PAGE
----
The IMF was proud to sponsor the fourth meeting of the International Myeloma Working Group (IMWG) at the time of ASH 2001. There was participation from all of the major myeloma groups around the world. This project was initiated by the foundation at the IMF Scientific Advisors retreat in May 2000, in collaboration with Profs. Jesus San Miguel (Salamanca, Spain) and Philip Greipp (Mayo Clinic, USA). Since then, the group has met at ASH 2000 and at the 2001 Banff International Myeloma Workshop. Based on the results and further plans presented at ASH 200, major progress has been made.
Dr. Durie (Cedars-Sinai, USA) provided an overview of the initiative to be followed by Dr. Kyle (Mayo Clinic, USA) who summarized plans for the new classification and staging system. The proposal covered MGUS, ?smoldering myeloma? (name to be changed!), symptomatic myeloma, non-secretory myeloma, plasmacytomata and Waldenstrom?s. There was much discussion about criteria for active or symptomatic myeloma versus MGUS or inactive/asymptomatic disease. Remarkably, a clear consensus was reached ? the full details will now be brought together and written up by the working group for publication. Since all major myeloma groups have been involved, it is hoped that for the first time ever an accepted international classification system can be introduced. This is enormously important for the evaluation of all new treatments. This project will help not just investigators, but pharmaceutical companies with drugs under development and of course patients who need clear guidance for diagnosis and treatment decisions.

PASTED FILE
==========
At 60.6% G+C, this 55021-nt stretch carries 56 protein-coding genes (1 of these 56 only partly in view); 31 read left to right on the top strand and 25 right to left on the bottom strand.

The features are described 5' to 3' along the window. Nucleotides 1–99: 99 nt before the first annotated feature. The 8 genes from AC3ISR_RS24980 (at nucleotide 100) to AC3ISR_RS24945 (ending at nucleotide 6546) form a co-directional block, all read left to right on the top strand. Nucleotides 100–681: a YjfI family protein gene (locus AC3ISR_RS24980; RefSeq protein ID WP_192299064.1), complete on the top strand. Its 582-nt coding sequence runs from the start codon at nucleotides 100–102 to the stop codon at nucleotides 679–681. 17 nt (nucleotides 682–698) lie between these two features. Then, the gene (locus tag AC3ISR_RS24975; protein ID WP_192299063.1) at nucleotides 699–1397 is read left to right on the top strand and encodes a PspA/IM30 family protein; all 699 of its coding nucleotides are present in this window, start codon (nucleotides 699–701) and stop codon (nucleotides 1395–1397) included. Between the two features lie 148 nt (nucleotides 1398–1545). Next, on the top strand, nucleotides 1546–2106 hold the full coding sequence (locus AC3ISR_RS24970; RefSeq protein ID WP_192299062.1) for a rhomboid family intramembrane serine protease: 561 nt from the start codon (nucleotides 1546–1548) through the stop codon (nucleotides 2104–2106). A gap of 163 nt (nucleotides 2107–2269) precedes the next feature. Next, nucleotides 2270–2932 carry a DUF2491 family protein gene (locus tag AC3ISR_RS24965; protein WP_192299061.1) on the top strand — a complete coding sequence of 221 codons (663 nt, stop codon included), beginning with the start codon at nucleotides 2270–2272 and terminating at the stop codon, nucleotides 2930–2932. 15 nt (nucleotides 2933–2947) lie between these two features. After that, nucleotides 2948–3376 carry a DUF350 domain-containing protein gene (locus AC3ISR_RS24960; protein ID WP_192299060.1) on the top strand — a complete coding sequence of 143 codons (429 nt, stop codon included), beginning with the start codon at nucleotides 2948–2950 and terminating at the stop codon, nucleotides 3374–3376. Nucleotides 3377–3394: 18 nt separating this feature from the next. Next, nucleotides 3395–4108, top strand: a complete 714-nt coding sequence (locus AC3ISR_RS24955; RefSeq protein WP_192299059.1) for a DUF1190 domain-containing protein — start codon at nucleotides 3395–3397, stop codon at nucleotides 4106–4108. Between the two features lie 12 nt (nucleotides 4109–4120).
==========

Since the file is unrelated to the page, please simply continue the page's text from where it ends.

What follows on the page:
Dr. Greipp, who chaired the session, asked Dr. Joan Blade (Barcelona Hospital Clinic, Spain) to present details of accepted myeloma response criteria. A report was previously published by the working party of the International Bone Marrow Transplant Registry (IBMTR) in the British Journal of Haematology (102: 1115-1123, 1998). It was agreed to adopt most of these recommendations with minor revisions and publish the criteria along with the new classification system as soon as possible in 2002.
The final session dealt with the establishment of a new prognostic index using historical data from all of the collaborating myeloma centers. The data to be used for analysis was clarified and plans made to proceed with data gathering, collation and statistical analyses. This whole project is supported by an unrestricted grant from the IMF. The year 2002 should see major strides both in publishing results and in developing the new index. The working group will reconvene at the time of the Oxford Trialists meeting in Oxford, England in March 2002 and proceed from there. It was clear that all participants were extremely pleased with the progress and look forward to completing this important project, which serves as a benchmark for all future myeloma clinical trials.